The Marble Border of Western New England: Its Geology and Marble Development in the Present Century ...

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Page 46 - Border," there are three beds of marble in Pittsford, extending north and south. "The most easterly of these has a breadth of about 200 feet, and on it was opened, in 1871, the quarry known as the Central Vermont quarry. It was successful until the great depression of 1874, from which it has not yet rallied. The marble is of the same character as that at Proctor, of which bed it is probably a continuation. The middle bed is separated from this easterly one by about 200 feet of lime rock. This bed...
Page 65 - The marble, after being sawn into slabs, is manufactured into tomb stones, tomb tables, curriers' tables, jambs, mantle pieces, hearths, window and door caps and sills, side boards, tables, sinks, and various other kinds of furniture. These articles are transported to Montreal, Quebec, Boston, New York, and even to Georgia. The machinery has sawn, annually, from five to ten thousand feet, since the year 1808/ This method of sawing by water creates a vast saving of manual labour.
Page 20 - ... to 400 feet in thickness), is for the most part siliceous, partaking of the nature of the sandrock that underlies it. The upper portion, known as the Trenton (500 to 600 feet in thickness), is impure from the presence of clayey matter, partaking of the nature of the slate formation that overlies it. Only certain layers of the middle portions seem to have been fitted by their original constitution for the production of marble.
Page 43 - As itrunsbackward and forward over the rock the machine is reversed without stopping, and as it goes the cutters deliver their strokes, it is claimed, at the rate of one hundred and fifty per minute. The machine feeds forward on the track half an inch at each stroke, cutting half an inch or more every time of passing. The single machine will cut from 40 to 80 square feet of channel per day in marble or limestone and at a cost of from 5 to 20 cents per square foot.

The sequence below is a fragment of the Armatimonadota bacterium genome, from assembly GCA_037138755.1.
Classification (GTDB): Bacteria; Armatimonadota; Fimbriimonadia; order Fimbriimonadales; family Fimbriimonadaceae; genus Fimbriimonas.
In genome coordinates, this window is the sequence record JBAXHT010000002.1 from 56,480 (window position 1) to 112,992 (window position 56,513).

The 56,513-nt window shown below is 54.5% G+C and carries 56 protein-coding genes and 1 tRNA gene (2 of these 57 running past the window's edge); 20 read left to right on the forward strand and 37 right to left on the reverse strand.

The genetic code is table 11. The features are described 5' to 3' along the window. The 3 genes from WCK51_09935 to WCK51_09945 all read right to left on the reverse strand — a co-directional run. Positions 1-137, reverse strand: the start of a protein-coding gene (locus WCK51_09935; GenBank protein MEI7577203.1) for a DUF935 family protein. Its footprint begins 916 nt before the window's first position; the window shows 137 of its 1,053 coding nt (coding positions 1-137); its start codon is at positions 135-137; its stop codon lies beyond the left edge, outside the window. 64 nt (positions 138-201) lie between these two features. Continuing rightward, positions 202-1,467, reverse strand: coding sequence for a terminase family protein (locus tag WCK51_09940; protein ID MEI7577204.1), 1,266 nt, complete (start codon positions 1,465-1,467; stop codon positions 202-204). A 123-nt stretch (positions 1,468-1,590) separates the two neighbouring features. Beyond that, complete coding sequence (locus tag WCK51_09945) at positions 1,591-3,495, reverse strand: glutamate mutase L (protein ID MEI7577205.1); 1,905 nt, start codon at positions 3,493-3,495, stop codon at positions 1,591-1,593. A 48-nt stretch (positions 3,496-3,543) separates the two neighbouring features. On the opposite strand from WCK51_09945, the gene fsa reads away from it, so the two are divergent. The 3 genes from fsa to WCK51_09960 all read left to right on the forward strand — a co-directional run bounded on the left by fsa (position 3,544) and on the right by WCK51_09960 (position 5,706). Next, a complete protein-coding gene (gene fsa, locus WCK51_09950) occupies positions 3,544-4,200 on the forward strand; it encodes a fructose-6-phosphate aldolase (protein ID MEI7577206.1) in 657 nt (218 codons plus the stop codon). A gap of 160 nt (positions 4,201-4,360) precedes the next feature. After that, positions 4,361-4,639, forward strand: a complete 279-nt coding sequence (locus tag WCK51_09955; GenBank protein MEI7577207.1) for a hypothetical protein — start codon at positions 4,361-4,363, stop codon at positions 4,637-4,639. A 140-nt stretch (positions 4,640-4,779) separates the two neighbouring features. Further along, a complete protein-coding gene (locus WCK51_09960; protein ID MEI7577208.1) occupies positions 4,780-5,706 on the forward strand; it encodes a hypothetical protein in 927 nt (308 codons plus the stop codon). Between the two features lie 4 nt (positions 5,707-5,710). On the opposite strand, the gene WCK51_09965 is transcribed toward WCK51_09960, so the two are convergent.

Page 65 - The marble in this village, which is now wrought on a large scale, and extensively diffused over the country, was discovered by Eben W. Judd, the present principal proprietor, as early as the year 1802. A building on a limited plan was erected, and machinery for sawing the marble (the idea of which had its origin in the inventive mind of the proprietor) was then first put in operation. In 1806, a new and commodious building, two stories high, and destined to comprise sixty saws, to...
Page 43 - Wardtvcll of Rutland, Vt. The first successful machine was built by him in 1863, in connection with the Sutherland Falls Marble Company, and that original machine was at work there constantly, until 1885. These machines are used by the Georgia and Southern Marble Companies, and are in operation at all the important quarries of sandstone, limestone and marble in the country.
Page 44 - The single machine will cut from 40 to 80 square feet of chaunel per day in marble or limestone and at a cost of from 5 to 20 cents per square foot. The double machine will do twice the amount of work. A good workman would formerly cut from 5 to 10 feet, that is, a groove 1 foot deep and from 5 to 10 feet long per day.
Page 43 - It carries a single gang-drill on one side, or two such drills — one on each side. These are raised and dropped by a lever and crank arrangement. The gang of cutters forming the drill is composed of five steel bars, 7 to 14 feet in length, sharpened at the ends and securely clamped together.
Page 42 - ... quarry, and all others at West Rutland are so compact, that the marble is obtained .by channeling round the blocks before they are raised. It is an interesting scene to behold two hundred quarrymen ranged in rows, in those deep quarries, each with his long sharp drill, steadily cutting deeper and longer those grooves that are destined to sunder the fetters that bind those valuable blocks to their parent bed. The musical ring of the quarrymen's drill, that reverberates to the ear from the deep...
Page 59 - Palaeozoic epoch. In England the principal manufacture is in Derbyshire, along the valley of the Derwent and the Wye, from below Buxton to Derby. The machinery for sawing and polishing was first established at the village of Ashford, near Bakewell, in 1748, water being used as the motive power.

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